If Gov. Tate Reeves’ recent vetoes of 10 projects throughout the state totaling about $27 million stand, the power of Mississippi’s executive branch of government could again be expanded.
In 2020, the Mississippi Supreme Court expanded the governor’s authority when it upheld two partial vetoes by the governor despite multiple Supreme Court cases dating back to the 1890s that seemed to greatly limit that authority.
The partial vetoes of House Bill 1353 made by Reeves last week could enhance again the governor’s authority.
As Reeves pointed out in his veto message, Section 73 of the Mississippi Constitution states plainly that “the governor may veto parts of any appropriations bill, and approve parts of the same, and the portion approved shall be law.”
Before the 2020 landmark Supreme Court ruling, the high court had said the governor could not veto what are known as conditions and purposes of appropriations bills, but instead had to veto the entire section allocating a sum of money to an agency.
The 2020 ruling allowed the governor to veto those purposes and conditions. Those purposes and conditions in the 2020 vetoes were $2 million for a hospital in Tate County and $6 million for a program to try to combat health care disparities in the state.
This year it appears the governor is again vetoing purposes and conditions of appropriations bills as the Supreme Court in 2020 interpreted the Constitution to allow. But the bill the governor partially vetoed last week — HB1353 — by legislative parlance is not an appropriations bill. It is a general bill, and nowhere in the Constitution is the governor given the authority to partially veto general bills.
“We take the position these vetoes are improper and not permitted under the law. That is something we are going to be looking at,” House Speaker Philip Gunn, R-Clinton, said on WJTV’s Mississippi Insight news program.
Gunn continued: “… I am not aware of any provision under the law that allows the governor to veto partially a general bill. He has to veto all of it or none of it … That may be more than people want to understand but there are differences in the types of bills we have up here.”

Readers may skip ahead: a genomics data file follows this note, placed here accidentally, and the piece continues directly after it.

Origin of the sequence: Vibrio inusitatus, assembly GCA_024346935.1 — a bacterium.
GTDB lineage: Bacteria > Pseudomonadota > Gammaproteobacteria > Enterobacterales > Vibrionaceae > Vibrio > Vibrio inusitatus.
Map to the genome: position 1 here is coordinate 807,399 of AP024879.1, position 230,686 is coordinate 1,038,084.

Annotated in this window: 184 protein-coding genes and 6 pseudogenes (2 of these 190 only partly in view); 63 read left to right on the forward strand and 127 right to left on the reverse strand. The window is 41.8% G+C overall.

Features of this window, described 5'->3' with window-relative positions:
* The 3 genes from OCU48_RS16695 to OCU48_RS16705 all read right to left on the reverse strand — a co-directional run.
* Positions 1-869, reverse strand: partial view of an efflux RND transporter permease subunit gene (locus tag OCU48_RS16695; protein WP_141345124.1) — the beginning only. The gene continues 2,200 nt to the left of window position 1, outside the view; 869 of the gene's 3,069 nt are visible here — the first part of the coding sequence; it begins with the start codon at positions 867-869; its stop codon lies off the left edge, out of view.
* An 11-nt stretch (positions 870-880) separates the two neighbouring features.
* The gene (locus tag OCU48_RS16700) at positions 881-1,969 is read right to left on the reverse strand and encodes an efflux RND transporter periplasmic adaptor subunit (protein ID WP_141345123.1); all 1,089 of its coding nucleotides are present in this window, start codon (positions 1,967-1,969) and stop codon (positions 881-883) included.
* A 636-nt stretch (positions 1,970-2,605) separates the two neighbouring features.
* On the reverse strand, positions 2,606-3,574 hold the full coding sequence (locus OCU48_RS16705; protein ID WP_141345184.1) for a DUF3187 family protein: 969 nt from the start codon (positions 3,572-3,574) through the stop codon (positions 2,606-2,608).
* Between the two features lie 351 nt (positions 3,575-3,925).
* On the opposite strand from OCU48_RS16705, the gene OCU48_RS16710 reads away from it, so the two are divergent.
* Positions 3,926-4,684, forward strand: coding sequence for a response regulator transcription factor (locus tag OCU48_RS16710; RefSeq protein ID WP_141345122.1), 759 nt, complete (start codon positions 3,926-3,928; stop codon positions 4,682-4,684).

The Constitution provides a definition of an appropriations bill. Gunn and others said the bill Reeves partially vetoed does not meet the definition of an appropriations bill. Throughout the legislative process, House Bill 1353 was voted on as if it was a general bill, meaning it had a lower threshold of votes needed to pass.
On the other hand, another Reeves partial veto — $50 million for improvements to the University of Mississippi Medical Center — was in an appropriations bill. The bill is the appropriations bill for the University Medical Center.
But whether the Supreme Court justices, whom some observers say displayed a surprising lack of understanding of the legislative process in their 2020 decision, will understand the distinction between general and appropriations bills or even care about the distinction is questionable.
After all, to a “lay person,” HB1353 looks like an appropriations bill. It contains a list of projects throughout the state that received a legislative appropriation.
But Sen. Hob Bryan, D-Amory, who filed and won a lawsuit in the early 1990s challenging the partial veto authority of then-Gov. Kirk Fordice, said the money for the projects was appropriated in another bill that was passed and signed into law earlier by Reeves.
The money was appropriated, from the legislative standpoint, in the appropriations bill for the Department of Finance and Administration into various accounts.
The bill Reeves vetoed simply transfers the already appropriated funds from DFA to the various projects.
“We’re just transferring money from one account to another, or from one purpose to another,” Bryan said. “That is not an appropriation. That is a transfer. I understand that to be what they are arguing and will not be subject to the line item.”
Besides strengthening the governor’s authority, the 2020 ruling also reversed previous rulings that said legislators had “standing” to file a lawsuit challenging the partial veto.
The Supreme Court ruled the lawsuit had to be filed by someone or some entity that had been impacted by the partial veto. For instance, the governmental entities and other involved in the development of the recreational area at LeFleur’s Bluff State Park would have the authority to challenge the governor’s veto of $13 million for that project.
Bryan said the worst part of the 2020 ruling was stripping legislators of the authority to challenge the vetoes.
Bryan said it made sense, both legally and practically, for the Supreme Court to settle the dispute between legislators and the executive over partial vetoes.
“We have a Supreme Court that is liable to do anything completely incompetent,” Bryan said.